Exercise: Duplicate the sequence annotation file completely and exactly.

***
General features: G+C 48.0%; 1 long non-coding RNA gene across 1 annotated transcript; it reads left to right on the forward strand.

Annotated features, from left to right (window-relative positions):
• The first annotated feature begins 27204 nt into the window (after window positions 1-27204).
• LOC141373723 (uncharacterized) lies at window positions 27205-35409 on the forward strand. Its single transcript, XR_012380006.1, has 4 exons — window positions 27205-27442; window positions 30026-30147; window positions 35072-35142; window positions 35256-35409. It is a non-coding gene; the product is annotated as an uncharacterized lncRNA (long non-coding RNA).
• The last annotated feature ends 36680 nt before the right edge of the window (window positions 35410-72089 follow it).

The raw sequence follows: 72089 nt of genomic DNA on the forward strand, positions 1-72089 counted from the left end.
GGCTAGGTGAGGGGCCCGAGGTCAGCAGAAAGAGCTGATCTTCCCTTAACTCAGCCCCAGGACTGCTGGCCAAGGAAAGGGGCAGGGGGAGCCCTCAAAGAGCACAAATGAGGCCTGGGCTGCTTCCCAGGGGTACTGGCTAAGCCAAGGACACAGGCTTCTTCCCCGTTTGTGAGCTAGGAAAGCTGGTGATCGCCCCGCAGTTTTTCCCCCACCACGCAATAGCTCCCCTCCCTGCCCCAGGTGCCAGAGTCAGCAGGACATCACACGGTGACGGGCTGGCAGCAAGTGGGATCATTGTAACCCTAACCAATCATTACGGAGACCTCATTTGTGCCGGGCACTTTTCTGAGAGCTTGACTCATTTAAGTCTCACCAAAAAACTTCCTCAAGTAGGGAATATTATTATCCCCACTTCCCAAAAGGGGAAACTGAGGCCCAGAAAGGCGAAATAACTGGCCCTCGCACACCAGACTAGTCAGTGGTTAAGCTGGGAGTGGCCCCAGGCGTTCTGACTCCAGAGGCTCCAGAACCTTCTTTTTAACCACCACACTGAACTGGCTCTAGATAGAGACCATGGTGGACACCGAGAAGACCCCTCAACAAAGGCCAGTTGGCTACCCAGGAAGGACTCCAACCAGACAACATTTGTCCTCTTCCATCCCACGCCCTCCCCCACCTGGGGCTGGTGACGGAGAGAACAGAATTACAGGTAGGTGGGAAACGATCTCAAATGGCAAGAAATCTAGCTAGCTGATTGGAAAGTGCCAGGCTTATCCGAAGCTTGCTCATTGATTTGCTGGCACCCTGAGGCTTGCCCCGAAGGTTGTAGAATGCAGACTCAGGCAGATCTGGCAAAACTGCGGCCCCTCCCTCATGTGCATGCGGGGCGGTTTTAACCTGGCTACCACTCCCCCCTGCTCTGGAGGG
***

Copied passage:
General features: G+C 48.0%; 1 long non-coding RNA gene across 1 annotated transcript; it reads left to right on the forward strand.

Annotated features, from left to right (window-relative positions):
• The first annotated feature begins 27204 nt into the window (after window positions 1-27204).
• LOC141373723 (uncharacterized) lies at window positions 27205-35409 on the forward strand. Its single transcript, XR_012380006.1, has 4 exons — window positions 27205-27442; window positions 30026-30147; window positions 35072-35142; window positions 35256-35409. It is a non-coding gene; the product is annotated as an uncharacterized lncRNA (long non-coding RNA).
• The last annotated feature ends 36680 nt before the right edge of the window (window positions 35410-72089 follow it).

The raw sequence follows: 72089 nt of genomic DNA on the forward strand, positions 1-72089 counted from the left end.
GGCTAGGTGAGGGGCCCGAGGTCAGCAGAAAGAGCTGATCTTCCCTTAACTCAGCCCCAGGACTGCTGGCCAAGGAAAGGGGCAGGGGGAGCCCTCAAAGAGCACAAATGAGGCCTGGGCTGCTTCCCAGGGGTACTGGCTAAGCCAAGGACACAGGCTTCTTCCCCGTTTGTGAGCTAGGAAAGCTGGTGATCGCCCCGCAGTTTTTCCCCCACCACGCAATAGCTCCCCTCCCTGCCCCAGGTGCCAGAGTCAGCAGGACATCACACGGTGACGGGCTGGCAGCAAGTGGGATCATTGTAACCCTAACCAATCATTACGGAGACCTCATTTGTGCCGGGCACTTTTCTGAGAGCTTGACTCATTTAAGTCTCACCAAAAAACTTCCTCAAGTAGGGAATATTATTATCCCCACTTCCCAAAAGGGGAAACTGAGGCCCAGAAAGGCGAAATAACTGGCCCTCGCACACCAGACTAGTCAGTGGTTAAGCTGGGAGTGGCCCCAGGCGTTCTGACTCCAGAGGCTCCAGAACCTTCTTTTTAACCACCACACTGAACTGGCTCTAGATAGAGACCATGGTGGACACCGAGAAGACCCCTCAACAAAGGCCAGTTGGCTACCCAGGAAGGACTCCAACCAGACAACATTTGTCCTCTTCCATCCCACGCCCTCCCCCACCTGGGGCTGGTGACGGAGAGAACAGAATTACAGGTAGGTGGGAAACGATCTCAAATGGCAAGAAATCTAGCTAGCTGATTGGAAAGTGCCAGGCTTATCCGAAGCTTGCTCATTGATTTGCTGGCACCCTGAGGCTTGCCCCGAAGGTTGTAGAATGCAGACTCAGGCAGATCTGGCAAAACTGCGGCCCCTCCCTCATGTGCATGCGGGGCGGTTTTAACCTGGCTACCACTCCCCCCTGCTCTGGAGGG